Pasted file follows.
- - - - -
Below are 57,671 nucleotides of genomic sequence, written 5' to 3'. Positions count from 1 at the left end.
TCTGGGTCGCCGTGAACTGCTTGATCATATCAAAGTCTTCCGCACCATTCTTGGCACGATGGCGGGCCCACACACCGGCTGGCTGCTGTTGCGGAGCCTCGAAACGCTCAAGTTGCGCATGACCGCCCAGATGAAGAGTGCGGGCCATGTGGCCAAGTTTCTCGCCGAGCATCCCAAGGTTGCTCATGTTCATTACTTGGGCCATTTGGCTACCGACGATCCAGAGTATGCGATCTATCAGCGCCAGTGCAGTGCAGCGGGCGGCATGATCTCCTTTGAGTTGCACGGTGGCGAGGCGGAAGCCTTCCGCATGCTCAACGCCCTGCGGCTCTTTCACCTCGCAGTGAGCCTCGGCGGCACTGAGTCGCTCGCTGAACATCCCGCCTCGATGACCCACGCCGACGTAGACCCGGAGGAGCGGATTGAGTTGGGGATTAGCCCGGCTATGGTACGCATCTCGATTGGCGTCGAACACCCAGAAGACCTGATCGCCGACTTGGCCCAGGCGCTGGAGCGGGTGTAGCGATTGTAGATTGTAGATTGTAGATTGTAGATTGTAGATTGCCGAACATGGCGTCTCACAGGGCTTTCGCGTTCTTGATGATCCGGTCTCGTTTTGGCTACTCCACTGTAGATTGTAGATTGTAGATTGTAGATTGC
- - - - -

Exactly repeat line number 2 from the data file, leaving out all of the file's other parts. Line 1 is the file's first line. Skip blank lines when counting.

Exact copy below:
TCTGGGTCGCCGTGAACTGCTTGATCATATCAAAGTCTTCCGCACCATTCTTGGCACGATGGCGGGCCCACACACCGGCTGGCTGCTGTTGCGGAGCCTCGAAACGCTCAAGTTGCGCATGACCGCCCAGATGAAGAGTGCGGGCCATGTGGCCAAGTTTCTCGCCGAGCATCCCAAGGTTGCTCATGTTCATTACTTGGGCCATTTGGCTACCGACGATCCAGAGTATGCGATCTATCAGCGCCAGTGCAGTGCAGCGGGCGGCATGATCTCCTTTGAGTTGCACGGTGGCGAGGCGGAAGCCTTCCGCATGCTCAACGCCCTGCGGCTCTTTCACCTCGCAGTGAGCCTCGGCGGCACTGAGTCGCTCGCTGAACATCCCGCCTCGATGACCCACGCCGACGTAGACCCGGAGGAGCGGATTGAGTTGGGGATTAGCCCGGCTATGGTACGCATCTCGATTGGCGTCGAACACCCAGAAGACCTGATCGCCGACTTGGCCCAGGCGCTGGAGCGGGTGTAGCGATTGTAGATTGTAGATTGTAGATTGTAGATTGTAGATTGCCGAACATGGCGTCTCACAGGGCTTTCGCGTTCTTGATGATCCGGTCTCGTTTTGGCTACTCCACTGTAGATTGTAGATTGTAGATTGTAGATTGC